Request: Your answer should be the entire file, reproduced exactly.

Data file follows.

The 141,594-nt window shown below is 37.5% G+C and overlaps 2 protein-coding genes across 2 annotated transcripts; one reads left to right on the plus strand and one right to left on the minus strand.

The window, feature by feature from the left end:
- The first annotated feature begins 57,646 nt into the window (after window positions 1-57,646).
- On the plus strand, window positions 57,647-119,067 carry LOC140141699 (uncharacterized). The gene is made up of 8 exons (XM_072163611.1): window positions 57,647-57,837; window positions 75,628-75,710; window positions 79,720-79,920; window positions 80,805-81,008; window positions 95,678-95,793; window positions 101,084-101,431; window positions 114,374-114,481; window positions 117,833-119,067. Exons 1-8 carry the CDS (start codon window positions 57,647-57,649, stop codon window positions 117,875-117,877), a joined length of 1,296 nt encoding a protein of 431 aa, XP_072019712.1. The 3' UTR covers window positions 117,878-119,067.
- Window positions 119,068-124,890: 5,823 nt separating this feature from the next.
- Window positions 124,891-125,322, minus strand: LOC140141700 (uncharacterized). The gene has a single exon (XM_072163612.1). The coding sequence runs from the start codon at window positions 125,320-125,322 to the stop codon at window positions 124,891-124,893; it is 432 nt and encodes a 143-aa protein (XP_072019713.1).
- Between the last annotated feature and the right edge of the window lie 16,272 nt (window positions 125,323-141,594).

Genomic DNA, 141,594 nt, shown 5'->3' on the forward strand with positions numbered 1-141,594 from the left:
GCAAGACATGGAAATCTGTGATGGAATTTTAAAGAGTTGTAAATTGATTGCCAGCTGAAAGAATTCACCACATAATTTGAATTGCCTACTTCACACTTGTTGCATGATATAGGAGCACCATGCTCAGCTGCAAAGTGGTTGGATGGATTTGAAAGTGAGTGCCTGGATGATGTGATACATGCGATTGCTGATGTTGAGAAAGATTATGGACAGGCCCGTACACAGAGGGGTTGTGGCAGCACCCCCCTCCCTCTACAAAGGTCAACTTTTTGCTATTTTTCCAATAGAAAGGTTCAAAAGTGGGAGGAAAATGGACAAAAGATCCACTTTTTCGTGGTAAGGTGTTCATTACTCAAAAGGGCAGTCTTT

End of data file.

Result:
The 141,594-nt window shown below is 37.5% G+C and overlaps 2 protein-coding genes across 2 annotated transcripts; one reads left to right on the plus strand and one right to left on the minus strand.

The window, feature by feature from the left end:
- The first annotated feature begins 57,646 nt into the window (after window positions 1-57,646).
- On the plus strand, window positions 57,647-119,067 carry LOC140141699 (uncharacterized). The gene is made up of 8 exons (XM_072163611.1): window positions 57,647-57,837; window positions 75,628-75,710; window positions 79,720-79,920; window positions 80,805-81,008; window positions 95,678-95,793; window positions 101,084-101,431; window positions 114,374-114,481; window positions 117,833-119,067. Exons 1-8 carry the CDS (start codon window positions 57,647-57,649, stop codon window positions 117,875-117,877), a joined length of 1,296 nt encoding a protein of 431 aa, XP_072019712.1. The 3' UTR covers window positions 117,878-119,067.
- Window positions 119,068-124,890: 5,823 nt separating this feature from the next.
- Window positions 124,891-125,322, minus strand: LOC140141700 (uncharacterized). The gene has a single exon (XM_072163612.1). The coding sequence runs from the start codon at window positions 125,320-125,322 to the stop codon at window positions 124,891-124,893; it is 432 nt and encodes a 143-aa protein (XP_072019713.1).
- Between the last annotated feature and the right edge of the window lie 16,272 nt (window positions 125,323-141,594).

Genomic DNA, 141,594 nt, shown 5'->3' on the forward strand with positions numbered 1-141,594 from the left:
GCAAGACATGGAAATCTGTGATGGAATTTTAAAGAGTTGTAAATTGATTGCCAGCTGAAAGAATTCACCACATAATTTGAATTGCCTACTTCACACTTGTTGCATGATATAGGAGCACCATGCTCAGCTGCAAAGTGGTTGGATGGATTTGAAAGTGAGTGCCTGGATGATGTGATACATGCGATTGCTGATGTTGAGAAAGATTATGGACAGGCCCGTACACAGAGGGGTTGTGGCAGCACCCCCCTCCCTCTACAAAGGTCAACTTTTTGCTATTTTTCCAATAGAAAGGTTCAAAAGTGGGAGGAAAATGGACAAAAGATCCACTTTTTCGTGGTAAGGTGTTCATTACTCAAAAGGGCAGTCTTT